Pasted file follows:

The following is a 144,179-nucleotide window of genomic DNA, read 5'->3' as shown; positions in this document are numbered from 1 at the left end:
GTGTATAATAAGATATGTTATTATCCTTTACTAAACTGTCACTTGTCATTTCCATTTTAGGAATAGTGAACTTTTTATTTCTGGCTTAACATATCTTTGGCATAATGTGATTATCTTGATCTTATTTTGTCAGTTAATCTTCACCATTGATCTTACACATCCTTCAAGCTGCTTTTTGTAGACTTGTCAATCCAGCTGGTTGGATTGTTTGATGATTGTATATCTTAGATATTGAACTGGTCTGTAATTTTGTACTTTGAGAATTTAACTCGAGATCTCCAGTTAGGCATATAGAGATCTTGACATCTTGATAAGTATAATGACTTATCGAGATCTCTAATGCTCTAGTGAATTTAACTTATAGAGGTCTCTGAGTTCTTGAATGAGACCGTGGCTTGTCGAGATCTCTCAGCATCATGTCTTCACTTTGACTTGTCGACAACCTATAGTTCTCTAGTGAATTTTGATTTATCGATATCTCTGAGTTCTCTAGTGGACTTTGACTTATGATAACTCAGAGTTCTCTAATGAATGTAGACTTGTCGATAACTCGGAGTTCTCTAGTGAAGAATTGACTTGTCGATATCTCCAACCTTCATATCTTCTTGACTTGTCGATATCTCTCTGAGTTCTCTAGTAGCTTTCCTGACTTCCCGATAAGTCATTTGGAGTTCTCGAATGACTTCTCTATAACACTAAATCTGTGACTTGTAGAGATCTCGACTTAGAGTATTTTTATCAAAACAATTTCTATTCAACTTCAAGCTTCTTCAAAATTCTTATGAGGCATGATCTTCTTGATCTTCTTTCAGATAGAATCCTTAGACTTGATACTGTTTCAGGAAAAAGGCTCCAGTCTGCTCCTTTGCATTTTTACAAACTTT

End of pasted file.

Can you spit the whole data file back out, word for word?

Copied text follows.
The following is a 144,179-nucleotide window of genomic DNA, read 5'->3' as shown; positions in this document are numbered from 1 at the left end:
GTGTATAATAAGATATGTTATTATCCTTTACTAAACTGTCACTTGTCATTTCCATTTTAGGAATAGTGAACTTTTTATTTCTGGCTTAACATATCTTTGGCATAATGTGATTATCTTGATCTTATTTTGTCAGTTAATCTTCACCATTGATCTTACACATCCTTCAAGCTGCTTTTTGTAGACTTGTCAATCCAGCTGGTTGGATTGTTTGATGATTGTATATCTTAGATATTGAACTGGTCTGTAATTTTGTACTTTGAGAATTTAACTCGAGATCTCCAGTTAGGCATATAGAGATCTTGACATCTTGATAAGTATAATGACTTATCGAGATCTCTAATGCTCTAGTGAATTTAACTTATAGAGGTCTCTGAGTTCTTGAATGAGACCGTGGCTTGTCGAGATCTCTCAGCATCATGTCTTCACTTTGACTTGTCGACAACCTATAGTTCTCTAGTGAATTTTGATTTATCGATATCTCTGAGTTCTCTAGTGGACTTTGACTTATGATAACTCAGAGTTCTCTAATGAATGTAGACTTGTCGATAACTCGGAGTTCTCTAGTGAAGAATTGACTTGTCGATATCTCCAACCTTCATATCTTCTTGACTTGTCGATATCTCTCTGAGTTCTCTAGTAGCTTTCCTGACTTCCCGATAAGTCATTTGGAGTTCTCGAATGACTTCTCTATAACACTAAATCTGTGACTTGTAGAGATCTCGACTTAGAGTATTTTTATCAAAACAATTTCTATTCAACTTCAAGCTTCTTCAAAATTCTTATGAGGCATGATCTTCTTGATCTTCTTTCAGATAGAATCCTTAGACTTGATACTGTTTCAGGAAAAAGGCTCCAGTCTGCTCCTTTGCATTTTTACAAACTTT